Thanksgiving dinner included a rare sharing with my western kids about three weeks early. Since selling my RV in 2007, it is terrific to be with either of my daughters and their families without involving a plane. This time I drove my faithful 10-year-old Chrysler Town and Country, its first trip since driving NW from AZ in June of this year. I absolutely hate driving in big cities so I took the long way around to get my strangle-hold hugs.
I left Sequim in the dark of a 6:30 a.m rainstorm while playing tag with an enormous log truck. Two-lane #101 is the only major road on the Olympic Peninsula so neither of us had a choice.
My chosen route took me on to I-5, south to Route 12 and over White Pass. I chose that route for a good reflection picture of Mt. Rainier. The rainy day took care of that but the sun emerged as I drove east. I made one stop I couldn’t resist, a wide spot along a fast-moving stream where trees lining its banks, still courted fall with bright yellow leaves clinging to their branches. I locked my doors, put my seat back, cuddled into my fuzzy blankee, put the right window down a couple of inches and took a nap. The sound of that stream put me right to sleep. At 3 p.m. and 451 miles of driving, I turned into the Wadlington driveway.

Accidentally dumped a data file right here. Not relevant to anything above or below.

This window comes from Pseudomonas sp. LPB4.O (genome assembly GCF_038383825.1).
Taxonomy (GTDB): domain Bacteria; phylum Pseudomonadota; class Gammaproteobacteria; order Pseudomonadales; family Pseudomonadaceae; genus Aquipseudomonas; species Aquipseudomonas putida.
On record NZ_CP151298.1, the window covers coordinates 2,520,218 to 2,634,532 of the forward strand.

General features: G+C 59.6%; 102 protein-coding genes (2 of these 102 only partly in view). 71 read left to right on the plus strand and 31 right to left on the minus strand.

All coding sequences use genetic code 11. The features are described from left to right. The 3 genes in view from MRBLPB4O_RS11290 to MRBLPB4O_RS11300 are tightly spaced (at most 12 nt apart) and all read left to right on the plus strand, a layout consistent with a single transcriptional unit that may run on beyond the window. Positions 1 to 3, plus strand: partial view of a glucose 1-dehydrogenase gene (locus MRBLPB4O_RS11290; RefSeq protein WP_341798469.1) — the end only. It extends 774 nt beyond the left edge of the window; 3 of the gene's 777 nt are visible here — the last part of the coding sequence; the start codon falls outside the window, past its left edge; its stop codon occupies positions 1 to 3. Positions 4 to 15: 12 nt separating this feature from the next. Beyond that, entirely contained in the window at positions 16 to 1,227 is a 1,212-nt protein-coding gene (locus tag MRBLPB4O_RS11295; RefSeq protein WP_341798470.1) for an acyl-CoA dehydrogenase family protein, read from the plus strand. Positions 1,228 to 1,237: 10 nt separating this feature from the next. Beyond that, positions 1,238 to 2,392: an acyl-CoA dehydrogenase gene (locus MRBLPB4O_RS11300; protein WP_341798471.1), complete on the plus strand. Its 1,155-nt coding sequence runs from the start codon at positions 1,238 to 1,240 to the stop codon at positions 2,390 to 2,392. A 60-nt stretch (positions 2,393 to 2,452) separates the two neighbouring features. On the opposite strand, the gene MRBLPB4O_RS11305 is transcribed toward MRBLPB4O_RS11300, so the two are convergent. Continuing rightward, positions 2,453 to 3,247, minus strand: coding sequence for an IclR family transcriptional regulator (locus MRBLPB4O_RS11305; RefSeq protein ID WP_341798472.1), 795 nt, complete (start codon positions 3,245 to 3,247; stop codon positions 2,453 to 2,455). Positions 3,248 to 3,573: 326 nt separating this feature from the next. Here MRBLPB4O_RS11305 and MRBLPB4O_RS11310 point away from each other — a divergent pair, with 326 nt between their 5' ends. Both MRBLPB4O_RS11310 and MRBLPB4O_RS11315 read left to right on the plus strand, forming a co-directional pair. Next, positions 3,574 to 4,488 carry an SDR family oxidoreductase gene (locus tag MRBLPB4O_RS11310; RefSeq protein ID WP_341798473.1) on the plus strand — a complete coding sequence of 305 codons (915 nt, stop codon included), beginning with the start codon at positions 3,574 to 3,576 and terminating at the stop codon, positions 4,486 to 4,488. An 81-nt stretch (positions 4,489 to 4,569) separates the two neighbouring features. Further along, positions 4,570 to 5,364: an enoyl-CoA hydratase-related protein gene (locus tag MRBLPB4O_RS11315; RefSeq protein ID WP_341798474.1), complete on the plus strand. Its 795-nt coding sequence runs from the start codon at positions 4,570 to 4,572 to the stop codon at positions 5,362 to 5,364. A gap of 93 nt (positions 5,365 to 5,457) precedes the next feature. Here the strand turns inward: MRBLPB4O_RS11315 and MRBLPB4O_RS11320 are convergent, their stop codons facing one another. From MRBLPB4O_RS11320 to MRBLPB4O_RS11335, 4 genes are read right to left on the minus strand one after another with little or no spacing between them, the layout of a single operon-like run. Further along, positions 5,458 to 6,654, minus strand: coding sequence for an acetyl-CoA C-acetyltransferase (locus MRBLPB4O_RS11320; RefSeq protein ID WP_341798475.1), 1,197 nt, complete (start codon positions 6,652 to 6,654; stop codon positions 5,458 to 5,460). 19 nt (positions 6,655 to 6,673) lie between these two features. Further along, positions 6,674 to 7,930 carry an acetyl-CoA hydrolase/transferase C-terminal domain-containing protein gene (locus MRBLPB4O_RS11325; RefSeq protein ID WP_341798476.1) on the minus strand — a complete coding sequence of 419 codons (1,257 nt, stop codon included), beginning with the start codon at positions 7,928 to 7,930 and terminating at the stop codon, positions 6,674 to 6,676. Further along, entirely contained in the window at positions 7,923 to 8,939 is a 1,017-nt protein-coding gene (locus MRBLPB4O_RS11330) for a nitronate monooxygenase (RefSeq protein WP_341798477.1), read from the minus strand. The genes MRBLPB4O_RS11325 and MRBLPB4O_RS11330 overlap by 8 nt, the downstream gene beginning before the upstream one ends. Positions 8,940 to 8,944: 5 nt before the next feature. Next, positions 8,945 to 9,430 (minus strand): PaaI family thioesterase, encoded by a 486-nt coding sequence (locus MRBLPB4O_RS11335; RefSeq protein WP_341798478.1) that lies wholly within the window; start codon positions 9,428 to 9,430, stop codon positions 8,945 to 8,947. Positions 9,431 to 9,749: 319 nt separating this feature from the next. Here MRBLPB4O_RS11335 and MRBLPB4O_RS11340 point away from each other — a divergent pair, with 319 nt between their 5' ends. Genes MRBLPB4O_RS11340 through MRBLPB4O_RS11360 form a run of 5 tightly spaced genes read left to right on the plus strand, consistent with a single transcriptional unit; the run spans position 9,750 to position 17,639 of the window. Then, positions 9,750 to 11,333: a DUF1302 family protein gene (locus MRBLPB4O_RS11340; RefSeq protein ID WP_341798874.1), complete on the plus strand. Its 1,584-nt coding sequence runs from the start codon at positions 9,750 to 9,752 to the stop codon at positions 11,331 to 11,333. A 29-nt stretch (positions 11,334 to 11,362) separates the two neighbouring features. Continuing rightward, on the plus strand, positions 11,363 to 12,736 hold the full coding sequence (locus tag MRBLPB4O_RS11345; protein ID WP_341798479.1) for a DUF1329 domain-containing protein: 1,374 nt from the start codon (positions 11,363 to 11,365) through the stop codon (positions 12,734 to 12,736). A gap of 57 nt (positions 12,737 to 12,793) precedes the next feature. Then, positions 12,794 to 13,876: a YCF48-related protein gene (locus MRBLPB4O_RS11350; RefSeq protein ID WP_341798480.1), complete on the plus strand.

They treated me to a wonderful dinner at Anthony’s in Spokane next to a magnificent view of the lighted Spokane Lower Falls. The Saturday before I left, we all prepared a fabulous Thanksgiving dinner at home. Bill prepared the smoked turkey, baked ham, and baked potatoes. Janet and I did the dressing, Great Grandma’s Cranberry Sauce, salad, and along with Bill’s Mom, we all ate way too much.
Jan and Bill and I went in the truck along a questionable Lincoln County dirt road, angling down toward the Columbia River where startled deer watched our progress and plentiful wild turkeys scurried for cover. I love doing things like that.
The return trip to Sequim after a week, took me through waving wheat country, over Snoqualmie Pass on I-90 and various other routes, paring the mileage to 381 miles. The next time I’ll go after the northern route through North Cascades National Park opens in the spring. That will require a ferry trip from Pt. Townsend. Nothing is direct from here, part of the area’s charm. Happy Thanksgiving and God Bless until Next Week!
Winter in the Wilderness, (e-book & hard cover), and the fourth edition of RVing Alaska and Canada are available through Amazon.com.
At 45, Widow Minshall began 20 years of solo full-time RVing throughout Alaska, Mexico, and Canada. Sharlene canoed the Yukon, mushed sled dogs, worked a dude ranch, visited Hudson Bay polar bears, and lived six months on a Mexican beach. She lectured at Life on Wheels, published six RV-related books and wrote a novel, “Winter in the Wilderness.”